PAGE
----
Skip to Content

Back to sleep

Published on April 10, 2018

Back to sleep

Julie Bunkowski, RNC-NIC, BSN
Children’s Center/NICU
St. Cloud Hospital

Back to SleepThe Back to Sleep campaign began in 1994 to reduce the number of sudden infant death syndrome (SIDS) cases. Since its inception, death rates from SIDS has been reduced by 50 percent.

Unfortunately, many parents and caregivers still place babies on their stomachs to sleep. A recent survey by the Consumer Product Safety Commission revealed that only 43 percent of American parents put their babies to sleep on their backs.

For many years, parents did not place babies to sleep on their backs because they believed that the babies would choke on their spit up. Unfortunately, many caregivers — especially older family members and babysitters — still believe this misinformation. The survey also found that only 31 percent of African American parents compared to 47 percent of Caucasian parents and 38 percent of Hispanic parents place their babies to sleep on their backs.

You can save a baby’s life by making sure that everyone who cares for a baby in your circle of influence knows to place babies on their “Back to Sleep.”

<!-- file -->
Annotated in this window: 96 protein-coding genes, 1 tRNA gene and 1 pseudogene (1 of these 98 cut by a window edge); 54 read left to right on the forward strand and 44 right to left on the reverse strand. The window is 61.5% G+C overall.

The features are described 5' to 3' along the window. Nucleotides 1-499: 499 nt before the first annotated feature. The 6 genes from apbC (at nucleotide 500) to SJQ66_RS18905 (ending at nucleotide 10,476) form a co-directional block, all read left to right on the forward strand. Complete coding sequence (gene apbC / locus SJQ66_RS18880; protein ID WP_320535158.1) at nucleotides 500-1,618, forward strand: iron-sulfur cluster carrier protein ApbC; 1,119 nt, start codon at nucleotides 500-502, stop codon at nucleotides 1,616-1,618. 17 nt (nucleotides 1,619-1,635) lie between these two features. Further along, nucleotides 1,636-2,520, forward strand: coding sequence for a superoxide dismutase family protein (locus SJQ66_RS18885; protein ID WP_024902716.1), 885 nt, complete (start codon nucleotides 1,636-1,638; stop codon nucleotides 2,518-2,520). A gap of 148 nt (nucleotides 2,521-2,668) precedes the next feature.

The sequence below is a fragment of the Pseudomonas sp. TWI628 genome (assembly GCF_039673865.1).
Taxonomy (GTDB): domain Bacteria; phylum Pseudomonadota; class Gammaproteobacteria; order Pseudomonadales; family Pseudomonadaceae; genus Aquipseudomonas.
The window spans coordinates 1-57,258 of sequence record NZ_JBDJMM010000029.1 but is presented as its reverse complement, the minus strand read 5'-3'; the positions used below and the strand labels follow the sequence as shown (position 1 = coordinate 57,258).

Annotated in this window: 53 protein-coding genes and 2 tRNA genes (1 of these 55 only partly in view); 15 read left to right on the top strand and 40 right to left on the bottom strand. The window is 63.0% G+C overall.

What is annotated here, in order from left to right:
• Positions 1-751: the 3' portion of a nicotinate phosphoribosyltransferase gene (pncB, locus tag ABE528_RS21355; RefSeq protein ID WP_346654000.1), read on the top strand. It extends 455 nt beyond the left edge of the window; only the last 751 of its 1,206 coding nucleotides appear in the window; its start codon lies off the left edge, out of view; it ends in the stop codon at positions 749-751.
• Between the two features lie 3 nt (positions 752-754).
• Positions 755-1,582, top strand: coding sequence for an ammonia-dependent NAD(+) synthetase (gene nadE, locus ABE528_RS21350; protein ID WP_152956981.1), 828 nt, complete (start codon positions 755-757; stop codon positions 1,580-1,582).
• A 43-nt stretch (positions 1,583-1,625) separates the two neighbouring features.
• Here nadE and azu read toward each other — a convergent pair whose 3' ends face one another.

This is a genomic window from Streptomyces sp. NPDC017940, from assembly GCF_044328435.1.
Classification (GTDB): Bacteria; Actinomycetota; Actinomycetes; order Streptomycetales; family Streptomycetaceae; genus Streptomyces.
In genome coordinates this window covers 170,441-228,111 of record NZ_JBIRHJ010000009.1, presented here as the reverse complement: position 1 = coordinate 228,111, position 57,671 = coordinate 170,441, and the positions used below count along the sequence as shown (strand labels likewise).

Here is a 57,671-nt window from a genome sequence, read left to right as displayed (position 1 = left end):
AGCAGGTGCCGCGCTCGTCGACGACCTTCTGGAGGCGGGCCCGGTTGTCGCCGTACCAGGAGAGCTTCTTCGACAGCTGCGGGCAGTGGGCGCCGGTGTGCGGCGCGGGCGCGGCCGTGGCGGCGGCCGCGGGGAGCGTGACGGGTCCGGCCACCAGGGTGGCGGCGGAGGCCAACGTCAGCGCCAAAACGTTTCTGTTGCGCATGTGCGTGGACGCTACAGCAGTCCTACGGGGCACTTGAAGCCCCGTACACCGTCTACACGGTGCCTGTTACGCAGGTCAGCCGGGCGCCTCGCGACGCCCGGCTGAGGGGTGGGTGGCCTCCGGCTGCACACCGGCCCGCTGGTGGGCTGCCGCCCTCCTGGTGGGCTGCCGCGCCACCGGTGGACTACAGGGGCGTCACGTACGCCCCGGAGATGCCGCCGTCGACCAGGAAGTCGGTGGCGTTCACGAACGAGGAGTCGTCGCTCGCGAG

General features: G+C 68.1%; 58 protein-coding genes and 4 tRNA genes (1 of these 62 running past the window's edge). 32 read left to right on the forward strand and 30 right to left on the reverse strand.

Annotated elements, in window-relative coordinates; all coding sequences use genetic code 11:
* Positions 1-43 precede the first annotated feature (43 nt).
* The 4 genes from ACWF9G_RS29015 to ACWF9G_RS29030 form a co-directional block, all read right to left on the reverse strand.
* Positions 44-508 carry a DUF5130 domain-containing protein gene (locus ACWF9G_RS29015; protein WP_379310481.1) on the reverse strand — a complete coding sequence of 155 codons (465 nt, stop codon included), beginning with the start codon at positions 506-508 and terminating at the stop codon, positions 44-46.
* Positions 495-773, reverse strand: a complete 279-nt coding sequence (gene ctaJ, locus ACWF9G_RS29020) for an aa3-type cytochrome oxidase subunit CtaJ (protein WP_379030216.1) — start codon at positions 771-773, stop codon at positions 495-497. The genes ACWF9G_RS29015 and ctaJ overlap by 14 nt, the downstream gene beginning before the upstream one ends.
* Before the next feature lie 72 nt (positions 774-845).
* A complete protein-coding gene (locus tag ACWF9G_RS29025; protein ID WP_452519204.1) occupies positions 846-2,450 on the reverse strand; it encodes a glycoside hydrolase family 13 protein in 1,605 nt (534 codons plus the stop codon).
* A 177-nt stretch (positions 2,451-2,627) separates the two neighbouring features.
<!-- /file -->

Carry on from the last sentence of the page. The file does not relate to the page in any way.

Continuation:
Check out more tips to keep a baby safe while sleeping:

Health information accessed through is not intended to be a substitute for professional medical advice, diagnosis or treatment. We strive to present reliable, up-to-date health information on our web site and “For the Health of It” blog. However, this information is not intended for the purpose of diagnosing or prescribing. Please contact your health care provider if you have any concerns or questions about specific content that may affect your health. Log in to MyChart to send a secure message to your provider.

About the Author

Julie Bunkowski, RNC-NIC, BSNJulie Bunkowski, RNC-NIC, BSN
Children's Center/NICU
St. Cloud Hospital

Share This Post

For the Health of It